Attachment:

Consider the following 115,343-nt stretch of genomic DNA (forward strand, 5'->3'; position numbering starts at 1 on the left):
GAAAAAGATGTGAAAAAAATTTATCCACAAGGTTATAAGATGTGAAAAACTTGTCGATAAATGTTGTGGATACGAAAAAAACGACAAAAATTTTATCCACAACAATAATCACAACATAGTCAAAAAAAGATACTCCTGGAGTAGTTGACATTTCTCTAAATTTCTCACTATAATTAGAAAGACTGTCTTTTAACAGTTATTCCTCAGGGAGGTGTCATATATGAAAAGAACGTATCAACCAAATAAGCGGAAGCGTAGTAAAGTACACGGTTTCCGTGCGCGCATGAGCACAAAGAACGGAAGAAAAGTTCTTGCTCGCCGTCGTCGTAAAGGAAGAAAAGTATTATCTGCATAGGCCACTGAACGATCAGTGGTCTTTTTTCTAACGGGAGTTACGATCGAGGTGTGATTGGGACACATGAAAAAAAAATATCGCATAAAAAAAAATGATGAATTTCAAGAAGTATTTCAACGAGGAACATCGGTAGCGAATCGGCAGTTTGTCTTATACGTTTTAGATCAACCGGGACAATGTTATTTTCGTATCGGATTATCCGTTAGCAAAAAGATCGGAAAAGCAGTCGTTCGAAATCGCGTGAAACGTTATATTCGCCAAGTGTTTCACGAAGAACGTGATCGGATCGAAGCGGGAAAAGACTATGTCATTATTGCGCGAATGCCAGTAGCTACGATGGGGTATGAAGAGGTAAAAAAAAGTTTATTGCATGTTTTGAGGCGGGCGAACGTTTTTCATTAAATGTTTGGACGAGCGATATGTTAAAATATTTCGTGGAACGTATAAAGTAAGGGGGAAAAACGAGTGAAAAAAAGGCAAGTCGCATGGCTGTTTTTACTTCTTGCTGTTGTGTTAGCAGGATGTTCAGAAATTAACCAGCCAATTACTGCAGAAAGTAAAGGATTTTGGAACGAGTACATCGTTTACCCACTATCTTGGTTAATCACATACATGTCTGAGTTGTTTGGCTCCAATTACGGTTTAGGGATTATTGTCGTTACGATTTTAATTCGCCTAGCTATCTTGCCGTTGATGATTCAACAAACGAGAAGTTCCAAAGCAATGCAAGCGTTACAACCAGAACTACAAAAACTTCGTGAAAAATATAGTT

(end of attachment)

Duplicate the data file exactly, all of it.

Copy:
Consider the following 115,343-nt stretch of genomic DNA (forward strand, 5'->3'; position numbering starts at 1 on the left):
GAAAAAGATGTGAAAAAAATTTATCCACAAGGTTATAAGATGTGAAAAACTTGTCGATAAATGTTGTGGATACGAAAAAAACGACAAAAATTTTATCCACAACAATAATCACAACATAGTCAAAAAAAGATACTCCTGGAGTAGTTGACATTTCTCTAAATTTCTCACTATAATTAGAAAGACTGTCTTTTAACAGTTATTCCTCAGGGAGGTGTCATATATGAAAAGAACGTATCAACCAAATAAGCGGAAGCGTAGTAAAGTACACGGTTTCCGTGCGCGCATGAGCACAAAGAACGGAAGAAAAGTTCTTGCTCGCCGTCGTCGTAAAGGAAGAAAAGTATTATCTGCATAGGCCACTGAACGATCAGTGGTCTTTTTTCTAACGGGAGTTACGATCGAGGTGTGATTGGGACACATGAAAAAAAAATATCGCATAAAAAAAAATGATGAATTTCAAGAAGTATTTCAACGAGGAACATCGGTAGCGAATCGGCAGTTTGTCTTATACGTTTTAGATCAACCGGGACAATGTTATTTTCGTATCGGATTATCCGTTAGCAAAAAGATCGGAAAAGCAGTCGTTCGAAATCGCGTGAAACGTTATATTCGCCAAGTGTTTCACGAAGAACGTGATCGGATCGAAGCGGGAAAAGACTATGTCATTATTGCGCGAATGCCAGTAGCTACGATGGGGTATGAAGAGGTAAAAAAAAGTTTATTGCATGTTTTGAGGCGGGCGAACGTTTTTCATTAAATGTTTGGACGAGCGATATGTTAAAATATTTCGTGGAACGTATAAAGTAAGGGGGAAAAACGAGTGAAAAAAAGGCAAGTCGCATGGCTGTTTTTACTTCTTGCTGTTGTGTTAGCAGGATGTTCAGAAATTAACCAGCCAATTACTGCAGAAAGTAAAGGATTTTGGAACGAGTACATCGTTTACCCACTATCTTGGTTAATCACATACATGTCTGAGTTGTTTGGCTCCAATTACGGTTTAGGGATTATTGTCGTTACGATTTTAATTCGCCTAGCTATCTTGCCGTTGATGATTCAACAAACGAGAAGTTCCAAAGCAATGCAAGCGTTACAACCAGAACTACAAAAACTTCGTGAAAAATATAGTT